Successful digital disrupters do not conform to what’s happening on the market. Instead, they create a new value proposition to attract customers that the rest of the industry can’t compete with. Simply put, successful digital disrupters rewrite the playbook for their competition.
Recent examples of disrupters include the widely popular Airbnb and Uber. But there are many more businesses that came in, disruptive, guns blazing. Let’s look at five of them.
Craigslist started as a basic email distribution list, looking to help the burgeoning online communities of the mid nineties to digitally move items or inform each other of events.
The site grew and became a successful digital disrupter, taking over the classified advert industry. For users wanting to place an advert, Craigslist was easier to use: it didn’t limit characters or abide by a specific nomenclature. It was simple, accessible and instantaneous. Traditional newspapers could not compete with this digitalisation.
The music distribution industry has seen a near-constant disruptive current throughout its history, with the latest disruptive paradigm shift being the advent of legal music streaming.
Spotify was at the forefront of that movement of successful digital disrupters. By making streaming free, though not ad-free unless you pay the paltry monthly fee, Spotify redefined music distribution.
The reason they became such a successful digital disrupter is that music labels and artist had no choice but to make their music available through Spotify to offset the rampant piracy issue that plague the industry. Spotify offered a service the music industry could not replicate, but also could not ignore.
Before Netflix started leading the charge in home video streaming, they first disrupted the home DVD rental market. The streaming behemoth was the first to offer home DVD rental and delivery—something other key players like Blockbuster were averse to. This gave Netflix the power to outperform their competition by offering a unique service.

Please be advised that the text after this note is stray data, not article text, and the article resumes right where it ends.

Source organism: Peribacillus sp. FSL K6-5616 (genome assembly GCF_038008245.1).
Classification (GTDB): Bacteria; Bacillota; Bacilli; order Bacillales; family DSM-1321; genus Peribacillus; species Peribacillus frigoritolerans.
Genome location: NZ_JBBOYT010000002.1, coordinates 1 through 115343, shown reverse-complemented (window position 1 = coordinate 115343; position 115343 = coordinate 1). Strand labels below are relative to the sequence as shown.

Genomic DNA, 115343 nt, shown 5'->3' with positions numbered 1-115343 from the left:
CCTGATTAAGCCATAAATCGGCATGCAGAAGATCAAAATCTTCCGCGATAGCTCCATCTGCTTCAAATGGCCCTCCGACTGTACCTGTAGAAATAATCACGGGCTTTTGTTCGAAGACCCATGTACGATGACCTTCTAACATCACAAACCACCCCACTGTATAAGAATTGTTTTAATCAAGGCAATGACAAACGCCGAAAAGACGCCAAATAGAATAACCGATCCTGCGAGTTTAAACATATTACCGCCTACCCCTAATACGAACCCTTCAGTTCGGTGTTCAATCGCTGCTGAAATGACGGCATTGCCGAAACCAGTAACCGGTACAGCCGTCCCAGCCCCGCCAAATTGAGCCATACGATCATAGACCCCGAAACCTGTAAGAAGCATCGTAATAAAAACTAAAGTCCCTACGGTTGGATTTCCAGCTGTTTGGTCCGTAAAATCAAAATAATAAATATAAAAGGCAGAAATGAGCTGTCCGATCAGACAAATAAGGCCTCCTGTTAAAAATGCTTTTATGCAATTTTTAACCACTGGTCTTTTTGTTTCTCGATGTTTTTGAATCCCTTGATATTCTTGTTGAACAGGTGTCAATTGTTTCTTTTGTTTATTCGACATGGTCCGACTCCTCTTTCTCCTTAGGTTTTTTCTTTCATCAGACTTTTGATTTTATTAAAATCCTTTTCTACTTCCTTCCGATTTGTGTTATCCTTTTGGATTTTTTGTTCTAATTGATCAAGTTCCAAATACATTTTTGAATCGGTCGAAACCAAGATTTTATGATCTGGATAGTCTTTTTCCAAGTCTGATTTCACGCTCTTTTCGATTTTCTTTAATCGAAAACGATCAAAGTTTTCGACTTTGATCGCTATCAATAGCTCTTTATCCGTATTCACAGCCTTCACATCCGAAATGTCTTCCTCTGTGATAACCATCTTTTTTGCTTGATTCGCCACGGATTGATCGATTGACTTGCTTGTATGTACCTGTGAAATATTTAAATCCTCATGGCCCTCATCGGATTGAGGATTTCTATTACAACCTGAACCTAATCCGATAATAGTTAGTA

Netflix then became a successful digital disrupter of itself by embracing digital streaming and video on demand.
Voice over Internet Protocol (VOIP) existed before Skype. But the video-call giant was the first company to make VOIP popular and accessible to the masses.
They changed the way both private and corporate users engaged in video conferencing. With Skype, all you need is a stable internet connection. Skype’s business plan disrupted the telecom industry to such an extent that it had to undergo fundamental changes regarding pricing structures and basically killed the high-end, and much pricier, teleconferencing industry.
In a list of successful digital disruptors, Wikipedia is an early entrant that has endured for years. Wikipedia saw an opportunity to adopt the most user-friendly aspects of the digital age, like open source platforms, a donation based funding scheme and being populated by user generated content.
In so doing, they rapidly outdid paper editions of resource bases and their license- and software-based counterparts. Wikipedia is constantly updating, evolving and growing its collection of articles on every imaginable topic. These articles are being curated by the user base, making it self-sufficient as well as incomparable in scope.
The examples above, and many others like them, are a clear indication that it pays to be a disrupter.
As a business, you need to be able to identify these disrupters before they become a threat. On top of that, through sound analysis, an agile business model and a mind-set of “if it isn’t broken, don’t fix it. But you sure should find ways to improve on it”, your company can become a disrupter itself, much like the five companies mentioned in this post.
If your company wants to find out more about digital disruption, download our guide “Disrupt or become disrupted”.